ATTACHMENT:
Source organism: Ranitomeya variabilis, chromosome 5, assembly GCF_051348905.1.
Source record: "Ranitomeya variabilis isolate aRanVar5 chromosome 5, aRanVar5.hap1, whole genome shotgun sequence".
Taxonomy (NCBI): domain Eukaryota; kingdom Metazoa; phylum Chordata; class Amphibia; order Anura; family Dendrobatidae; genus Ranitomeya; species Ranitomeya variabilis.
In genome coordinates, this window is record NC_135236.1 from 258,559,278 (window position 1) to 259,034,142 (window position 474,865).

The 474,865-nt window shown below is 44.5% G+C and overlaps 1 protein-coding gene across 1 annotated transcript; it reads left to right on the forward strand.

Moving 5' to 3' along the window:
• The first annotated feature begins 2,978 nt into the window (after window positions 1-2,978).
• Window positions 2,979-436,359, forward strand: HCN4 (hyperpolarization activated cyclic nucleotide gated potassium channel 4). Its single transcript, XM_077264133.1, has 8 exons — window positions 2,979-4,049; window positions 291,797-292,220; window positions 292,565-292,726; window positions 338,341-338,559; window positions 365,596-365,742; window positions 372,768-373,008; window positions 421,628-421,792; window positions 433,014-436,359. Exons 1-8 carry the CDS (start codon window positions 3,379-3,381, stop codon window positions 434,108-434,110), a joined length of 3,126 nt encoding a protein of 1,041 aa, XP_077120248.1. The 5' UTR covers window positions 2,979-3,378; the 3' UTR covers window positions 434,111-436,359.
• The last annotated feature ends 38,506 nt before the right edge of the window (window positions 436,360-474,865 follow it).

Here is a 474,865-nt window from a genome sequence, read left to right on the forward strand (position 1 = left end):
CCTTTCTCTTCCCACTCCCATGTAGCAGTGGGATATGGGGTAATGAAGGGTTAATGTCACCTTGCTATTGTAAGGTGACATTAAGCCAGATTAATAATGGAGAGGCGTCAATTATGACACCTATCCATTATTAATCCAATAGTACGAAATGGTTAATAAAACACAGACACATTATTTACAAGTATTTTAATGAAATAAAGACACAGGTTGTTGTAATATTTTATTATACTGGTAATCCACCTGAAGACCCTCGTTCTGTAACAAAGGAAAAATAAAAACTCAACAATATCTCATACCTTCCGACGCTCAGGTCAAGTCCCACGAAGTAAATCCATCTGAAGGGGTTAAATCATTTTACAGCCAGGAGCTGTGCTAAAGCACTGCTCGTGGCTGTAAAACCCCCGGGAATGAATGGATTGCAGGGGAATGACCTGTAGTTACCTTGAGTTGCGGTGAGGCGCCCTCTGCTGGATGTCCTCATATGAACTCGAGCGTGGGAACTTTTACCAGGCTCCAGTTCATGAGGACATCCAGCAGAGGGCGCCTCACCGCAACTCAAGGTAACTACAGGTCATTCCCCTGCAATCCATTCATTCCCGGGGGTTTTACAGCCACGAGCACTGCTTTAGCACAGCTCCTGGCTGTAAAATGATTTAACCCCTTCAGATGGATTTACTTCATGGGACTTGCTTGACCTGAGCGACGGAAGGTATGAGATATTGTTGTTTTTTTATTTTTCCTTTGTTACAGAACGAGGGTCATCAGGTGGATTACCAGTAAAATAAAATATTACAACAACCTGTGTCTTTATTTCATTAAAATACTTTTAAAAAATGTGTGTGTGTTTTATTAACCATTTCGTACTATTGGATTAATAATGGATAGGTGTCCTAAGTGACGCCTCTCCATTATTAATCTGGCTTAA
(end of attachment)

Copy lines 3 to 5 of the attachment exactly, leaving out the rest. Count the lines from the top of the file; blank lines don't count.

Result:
Taxonomy (NCBI): domain Eukaryota; kingdom Metazoa; phylum Chordata; class Amphibia; order Anura; family Dendrobatidae; genus Ranitomeya; species Ranitomeya variabilis.
In genome coordinates, this window is record NC_135236.1 from 258,559,278 (window position 1) to 259,034,142 (window position 474,865).

The 474,865-nt window shown below is 44.5% G+C and overlaps 1 protein-coding gene across 1 annotated transcript; it reads left to right on the forward strand.